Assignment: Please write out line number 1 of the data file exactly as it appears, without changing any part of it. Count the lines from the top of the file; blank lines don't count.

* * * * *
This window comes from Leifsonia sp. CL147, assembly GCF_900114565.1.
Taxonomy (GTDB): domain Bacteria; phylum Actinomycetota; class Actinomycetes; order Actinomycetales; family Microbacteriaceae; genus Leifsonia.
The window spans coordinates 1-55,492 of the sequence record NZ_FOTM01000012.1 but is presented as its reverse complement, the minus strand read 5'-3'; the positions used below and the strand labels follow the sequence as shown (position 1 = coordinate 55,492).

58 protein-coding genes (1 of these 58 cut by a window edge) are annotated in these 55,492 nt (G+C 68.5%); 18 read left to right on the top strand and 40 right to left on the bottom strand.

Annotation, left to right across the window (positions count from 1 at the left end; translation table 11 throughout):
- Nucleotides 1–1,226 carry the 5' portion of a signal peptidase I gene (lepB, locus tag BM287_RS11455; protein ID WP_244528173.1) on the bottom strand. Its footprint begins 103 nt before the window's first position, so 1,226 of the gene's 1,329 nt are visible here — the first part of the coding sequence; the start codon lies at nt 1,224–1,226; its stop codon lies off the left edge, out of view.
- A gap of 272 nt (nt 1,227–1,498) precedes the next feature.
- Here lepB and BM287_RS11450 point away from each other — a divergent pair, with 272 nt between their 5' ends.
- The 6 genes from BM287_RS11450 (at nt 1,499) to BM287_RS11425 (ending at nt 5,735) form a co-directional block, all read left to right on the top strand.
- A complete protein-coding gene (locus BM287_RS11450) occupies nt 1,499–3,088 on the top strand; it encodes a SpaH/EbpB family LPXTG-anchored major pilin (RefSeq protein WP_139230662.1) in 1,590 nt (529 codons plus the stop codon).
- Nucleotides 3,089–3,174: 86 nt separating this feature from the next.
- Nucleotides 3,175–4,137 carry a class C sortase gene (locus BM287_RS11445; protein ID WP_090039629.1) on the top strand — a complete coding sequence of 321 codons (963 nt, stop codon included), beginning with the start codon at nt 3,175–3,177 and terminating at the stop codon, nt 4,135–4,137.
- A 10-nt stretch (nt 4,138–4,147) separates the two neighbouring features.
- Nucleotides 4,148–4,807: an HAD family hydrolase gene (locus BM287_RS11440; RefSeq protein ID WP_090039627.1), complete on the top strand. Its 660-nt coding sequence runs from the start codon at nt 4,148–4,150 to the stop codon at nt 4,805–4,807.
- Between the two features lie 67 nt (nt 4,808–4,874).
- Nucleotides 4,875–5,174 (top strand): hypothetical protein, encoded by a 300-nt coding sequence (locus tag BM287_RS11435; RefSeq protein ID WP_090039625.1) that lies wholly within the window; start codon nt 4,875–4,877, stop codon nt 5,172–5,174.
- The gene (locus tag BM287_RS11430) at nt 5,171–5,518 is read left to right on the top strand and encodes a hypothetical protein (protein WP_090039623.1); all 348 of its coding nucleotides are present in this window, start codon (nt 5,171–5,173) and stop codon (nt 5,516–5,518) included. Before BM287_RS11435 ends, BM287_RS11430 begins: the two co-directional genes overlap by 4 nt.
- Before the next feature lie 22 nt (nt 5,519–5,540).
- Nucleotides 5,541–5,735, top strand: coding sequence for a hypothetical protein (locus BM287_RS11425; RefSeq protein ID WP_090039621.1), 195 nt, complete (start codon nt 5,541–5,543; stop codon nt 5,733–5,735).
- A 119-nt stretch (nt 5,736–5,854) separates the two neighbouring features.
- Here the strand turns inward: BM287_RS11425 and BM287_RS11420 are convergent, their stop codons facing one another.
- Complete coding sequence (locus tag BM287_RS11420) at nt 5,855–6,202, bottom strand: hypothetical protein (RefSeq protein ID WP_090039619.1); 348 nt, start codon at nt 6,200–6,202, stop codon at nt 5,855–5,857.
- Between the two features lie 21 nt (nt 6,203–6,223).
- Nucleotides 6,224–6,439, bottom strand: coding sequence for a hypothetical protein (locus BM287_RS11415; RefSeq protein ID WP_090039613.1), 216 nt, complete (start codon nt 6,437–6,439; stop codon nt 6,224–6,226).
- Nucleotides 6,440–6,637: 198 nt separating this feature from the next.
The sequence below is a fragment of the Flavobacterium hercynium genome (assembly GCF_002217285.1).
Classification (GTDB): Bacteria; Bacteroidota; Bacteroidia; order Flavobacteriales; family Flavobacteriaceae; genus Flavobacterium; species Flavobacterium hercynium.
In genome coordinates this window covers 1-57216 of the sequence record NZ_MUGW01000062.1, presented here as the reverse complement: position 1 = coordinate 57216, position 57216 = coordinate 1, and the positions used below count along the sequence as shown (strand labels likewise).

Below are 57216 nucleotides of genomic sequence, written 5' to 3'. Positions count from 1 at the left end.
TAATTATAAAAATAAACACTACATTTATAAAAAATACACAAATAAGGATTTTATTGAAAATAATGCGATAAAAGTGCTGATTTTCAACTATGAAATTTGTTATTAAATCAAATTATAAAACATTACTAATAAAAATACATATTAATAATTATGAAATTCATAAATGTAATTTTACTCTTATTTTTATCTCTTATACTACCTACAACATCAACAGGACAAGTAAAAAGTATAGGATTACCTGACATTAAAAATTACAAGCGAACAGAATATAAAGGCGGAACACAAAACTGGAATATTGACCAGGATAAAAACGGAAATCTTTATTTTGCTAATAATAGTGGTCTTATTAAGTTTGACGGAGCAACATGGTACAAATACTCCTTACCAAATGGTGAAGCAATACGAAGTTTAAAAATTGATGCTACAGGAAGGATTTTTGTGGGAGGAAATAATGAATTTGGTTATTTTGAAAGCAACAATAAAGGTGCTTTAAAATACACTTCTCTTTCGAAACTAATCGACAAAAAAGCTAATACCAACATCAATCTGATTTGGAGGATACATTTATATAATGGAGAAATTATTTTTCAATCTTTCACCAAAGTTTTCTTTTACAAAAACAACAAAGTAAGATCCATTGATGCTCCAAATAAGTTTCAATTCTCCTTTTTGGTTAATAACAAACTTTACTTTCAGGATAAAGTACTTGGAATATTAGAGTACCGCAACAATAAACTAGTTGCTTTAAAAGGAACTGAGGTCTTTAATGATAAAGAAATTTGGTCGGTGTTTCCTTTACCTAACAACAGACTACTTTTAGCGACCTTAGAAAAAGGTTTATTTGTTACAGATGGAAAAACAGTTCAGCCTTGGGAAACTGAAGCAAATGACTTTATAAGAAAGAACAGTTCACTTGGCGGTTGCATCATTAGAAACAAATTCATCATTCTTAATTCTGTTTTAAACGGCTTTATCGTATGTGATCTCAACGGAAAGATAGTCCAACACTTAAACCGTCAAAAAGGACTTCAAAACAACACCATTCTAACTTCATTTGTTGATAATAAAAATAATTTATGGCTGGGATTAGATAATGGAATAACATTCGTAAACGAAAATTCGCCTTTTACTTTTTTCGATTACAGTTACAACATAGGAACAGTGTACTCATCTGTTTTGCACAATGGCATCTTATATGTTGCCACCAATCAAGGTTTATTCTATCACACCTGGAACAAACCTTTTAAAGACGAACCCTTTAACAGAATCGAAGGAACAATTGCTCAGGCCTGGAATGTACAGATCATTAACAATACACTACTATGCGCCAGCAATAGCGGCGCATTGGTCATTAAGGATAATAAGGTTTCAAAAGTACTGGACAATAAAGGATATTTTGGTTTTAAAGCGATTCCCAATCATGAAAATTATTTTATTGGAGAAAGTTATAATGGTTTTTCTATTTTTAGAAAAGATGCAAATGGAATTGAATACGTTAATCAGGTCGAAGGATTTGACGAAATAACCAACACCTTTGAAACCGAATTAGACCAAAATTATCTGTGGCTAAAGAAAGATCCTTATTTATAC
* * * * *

This window comes from Leifsonia sp. CL147, assembly GCF_900114565.1.